My first visit with Charlie went well. The people selling him were kind and trustworthy. You hear so many horror stories about horse people not being honest. Charlie was clearly a bit of a project horse but I was OK with that as long as he was sane and had a good mind. I myself am a project so I viewed it as an opportunity for both of us to learn together. The next step was to have my current trainer come look at him. However, I knew I wanted to work with a new trainer (Mercedes) but hadn't yet built a relationship with her. Although the trainer I was currently working with was very good at what she did, I just didn't feel the connection that I knew I longed for. My perfect scenario was to have a horse I could call my own AND a trainer that I truly had a relationship and partnership with. Luckily, Mercedes was willing to go out on a limb with me as a new and untested client, and explore the potential of me purchasing Charlie. The first few minutes Mercedes saw Charlie in the cross ties, she could tell he was going to be a good horse. She whispered to me that if she doesn't see anything crazy under saddle then I should strongly consider buying him. I remember part way through her ride, Mercedes stopped to download with me. She said everything seemed fine with Charlie but wanted to make sure I was ready for the commitment of owning a horse. It was clear that she didn't want me to buy a horse just so she could have my business, she wanted me to buy a horse for the right reasons. I took the evening to really digest my interactions with Charlie and what Mercedes shared with me and I decided to proceed with the vet check. Charlie checked out clean, other than needing a bit of a manners tune-up. If I was looking at buying a horse on my own, without an experienced friend, trainer, or vet in the picture, I would have NEVER bought Charlie or any other horse for that matter. As an inexperienced horse person, I knew the only way this would be a successful, worthwhile hobby and venture was to have a knowledgeable set of professionals around me. Also, I needed to be willing to spend money. There is no way around it, this is an expensive hobby.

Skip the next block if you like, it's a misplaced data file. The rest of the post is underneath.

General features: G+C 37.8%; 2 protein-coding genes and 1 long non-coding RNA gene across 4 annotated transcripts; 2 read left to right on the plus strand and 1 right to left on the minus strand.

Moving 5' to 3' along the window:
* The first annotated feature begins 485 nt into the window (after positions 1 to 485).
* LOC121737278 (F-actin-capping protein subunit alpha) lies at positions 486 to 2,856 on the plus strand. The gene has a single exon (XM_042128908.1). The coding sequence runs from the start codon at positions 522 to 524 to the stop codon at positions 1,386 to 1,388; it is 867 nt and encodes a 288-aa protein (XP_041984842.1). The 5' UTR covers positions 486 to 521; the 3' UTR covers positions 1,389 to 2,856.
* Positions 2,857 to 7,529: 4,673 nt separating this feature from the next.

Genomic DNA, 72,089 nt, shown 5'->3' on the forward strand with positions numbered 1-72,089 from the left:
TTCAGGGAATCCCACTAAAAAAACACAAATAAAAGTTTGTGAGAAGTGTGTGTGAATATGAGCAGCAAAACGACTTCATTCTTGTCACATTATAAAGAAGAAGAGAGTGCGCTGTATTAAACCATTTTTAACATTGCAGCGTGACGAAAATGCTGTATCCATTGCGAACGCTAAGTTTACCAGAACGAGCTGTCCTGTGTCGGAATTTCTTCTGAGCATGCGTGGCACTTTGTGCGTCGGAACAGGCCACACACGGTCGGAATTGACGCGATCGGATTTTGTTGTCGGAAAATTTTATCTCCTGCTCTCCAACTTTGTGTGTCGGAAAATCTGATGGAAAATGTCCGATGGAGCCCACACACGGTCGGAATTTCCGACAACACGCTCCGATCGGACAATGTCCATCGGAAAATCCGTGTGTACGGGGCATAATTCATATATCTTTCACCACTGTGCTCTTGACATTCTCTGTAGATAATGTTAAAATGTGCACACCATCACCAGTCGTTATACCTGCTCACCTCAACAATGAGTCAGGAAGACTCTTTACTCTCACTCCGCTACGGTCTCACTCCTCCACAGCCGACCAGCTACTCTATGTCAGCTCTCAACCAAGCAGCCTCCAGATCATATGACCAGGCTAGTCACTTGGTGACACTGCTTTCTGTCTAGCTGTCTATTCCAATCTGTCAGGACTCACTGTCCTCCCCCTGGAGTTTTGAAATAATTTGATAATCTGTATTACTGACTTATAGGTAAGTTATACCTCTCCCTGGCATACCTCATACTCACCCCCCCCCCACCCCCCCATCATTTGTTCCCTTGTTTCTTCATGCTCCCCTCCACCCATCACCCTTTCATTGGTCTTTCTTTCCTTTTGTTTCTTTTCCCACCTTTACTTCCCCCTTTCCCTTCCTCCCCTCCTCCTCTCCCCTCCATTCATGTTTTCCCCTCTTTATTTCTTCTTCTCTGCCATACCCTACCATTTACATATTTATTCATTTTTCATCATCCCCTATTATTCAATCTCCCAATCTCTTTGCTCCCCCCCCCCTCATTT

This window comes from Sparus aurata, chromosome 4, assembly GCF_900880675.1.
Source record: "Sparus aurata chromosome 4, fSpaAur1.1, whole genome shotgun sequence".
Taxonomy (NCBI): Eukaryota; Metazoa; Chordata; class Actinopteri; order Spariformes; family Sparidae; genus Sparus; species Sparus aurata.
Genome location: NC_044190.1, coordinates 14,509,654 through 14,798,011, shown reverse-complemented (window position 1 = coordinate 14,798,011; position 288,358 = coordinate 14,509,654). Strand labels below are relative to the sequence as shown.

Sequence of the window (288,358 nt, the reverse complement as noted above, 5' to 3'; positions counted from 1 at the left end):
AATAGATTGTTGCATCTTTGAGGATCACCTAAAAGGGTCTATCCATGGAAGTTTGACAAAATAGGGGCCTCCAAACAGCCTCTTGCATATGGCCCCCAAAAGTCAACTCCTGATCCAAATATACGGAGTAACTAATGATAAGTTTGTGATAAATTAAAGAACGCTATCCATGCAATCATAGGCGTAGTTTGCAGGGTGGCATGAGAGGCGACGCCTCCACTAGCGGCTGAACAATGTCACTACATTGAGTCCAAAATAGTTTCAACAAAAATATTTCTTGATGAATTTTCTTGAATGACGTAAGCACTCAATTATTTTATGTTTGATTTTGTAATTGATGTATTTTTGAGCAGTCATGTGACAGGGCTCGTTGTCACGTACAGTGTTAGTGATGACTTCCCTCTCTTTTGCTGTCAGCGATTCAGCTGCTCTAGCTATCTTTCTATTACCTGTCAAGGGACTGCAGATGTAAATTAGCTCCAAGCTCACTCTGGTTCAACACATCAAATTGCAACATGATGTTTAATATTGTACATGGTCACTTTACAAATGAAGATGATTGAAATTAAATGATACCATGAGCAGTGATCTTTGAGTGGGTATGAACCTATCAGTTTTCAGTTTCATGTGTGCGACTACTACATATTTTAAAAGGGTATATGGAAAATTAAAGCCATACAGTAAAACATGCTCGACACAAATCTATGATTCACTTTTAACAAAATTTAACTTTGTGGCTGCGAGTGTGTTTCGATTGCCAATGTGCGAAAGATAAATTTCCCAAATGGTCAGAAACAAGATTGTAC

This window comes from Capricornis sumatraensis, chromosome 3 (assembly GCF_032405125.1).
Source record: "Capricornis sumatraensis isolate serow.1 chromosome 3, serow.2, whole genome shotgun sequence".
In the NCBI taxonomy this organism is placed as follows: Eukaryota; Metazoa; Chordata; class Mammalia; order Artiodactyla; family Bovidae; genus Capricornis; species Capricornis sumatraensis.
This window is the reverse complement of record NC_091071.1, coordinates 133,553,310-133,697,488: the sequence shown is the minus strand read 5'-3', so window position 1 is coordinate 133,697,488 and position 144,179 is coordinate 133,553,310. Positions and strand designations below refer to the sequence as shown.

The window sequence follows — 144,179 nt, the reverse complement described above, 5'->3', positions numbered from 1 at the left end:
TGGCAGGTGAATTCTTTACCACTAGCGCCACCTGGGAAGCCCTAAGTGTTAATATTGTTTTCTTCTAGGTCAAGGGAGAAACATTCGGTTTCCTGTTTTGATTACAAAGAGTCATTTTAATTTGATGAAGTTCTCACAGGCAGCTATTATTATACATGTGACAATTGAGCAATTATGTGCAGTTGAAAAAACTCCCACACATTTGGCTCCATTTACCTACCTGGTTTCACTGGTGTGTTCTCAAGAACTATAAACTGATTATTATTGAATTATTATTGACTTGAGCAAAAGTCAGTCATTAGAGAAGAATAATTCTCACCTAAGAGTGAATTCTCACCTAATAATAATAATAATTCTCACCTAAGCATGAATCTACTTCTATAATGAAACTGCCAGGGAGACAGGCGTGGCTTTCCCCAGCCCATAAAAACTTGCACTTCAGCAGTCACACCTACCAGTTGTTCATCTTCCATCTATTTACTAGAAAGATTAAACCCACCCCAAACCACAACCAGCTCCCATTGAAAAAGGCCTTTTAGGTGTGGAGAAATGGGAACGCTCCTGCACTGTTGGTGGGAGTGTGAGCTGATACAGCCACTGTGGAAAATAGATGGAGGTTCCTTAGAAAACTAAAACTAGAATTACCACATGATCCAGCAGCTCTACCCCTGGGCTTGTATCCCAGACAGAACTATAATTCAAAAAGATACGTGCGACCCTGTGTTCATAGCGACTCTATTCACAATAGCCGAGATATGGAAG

Charlie moved into Mercedes’ training facility on January 18, 2016. From the very beginning I knew my partnership with Mercedes was what I had been looking for. She was in regular communication with me about Charlie and his upcoming move. She wanted to be there when he arrived to make sure I was comfortable getting him settled in. Mercedes has been so in tune with my needs as a new horse owner. She knew what the horse needed as a nervous horse, having just moved barns, and what I needed as a nervous human now caring for a nervous horse!
My partnership with Mercedes has been everything I could ever want and dream of. She is encouraging and supportive and willing to take the extra time to break down the details of caring and working with a horse. As an amateur, this is what I am most interested in. The horse I leased before Charlie was so easy to handle on the ground. Charlie has definitely challenged me at times. Sometimes I am concerned that Charlie isn't easier for me to handle, but then I realize everything is a learning opportunity. I will have better horsemanship skills because of what Charlie teaches me. I am still nervous at times, but with a good trainer by my side, I've been able to work through my fears and anxiety. I have to remind myself frequently that I've only had Charlie for 2-3 months. Even though he's in training 4 days a week, his progress will take time. With that in mind, I'm not worried about my seat time in the saddle or that he's not a schoolmaster. My trainer is the schoolmaster and Charlie and I love learning from her. I feel like a proud mother watching Charlie work. He thoroughly enjoys working and is very cooperative. Watching him in those moments is what reassures me I made a good decision. I've really enjoyed watching my trainer work with him. There's so much to learn by watching a good rider. Lastly, I appreciate that Mercedes views our relationship (all three of us) as an equal partnership. She doesn't want to just train Charlie to make him a successful horse but she wants me to be a successful horse owner too.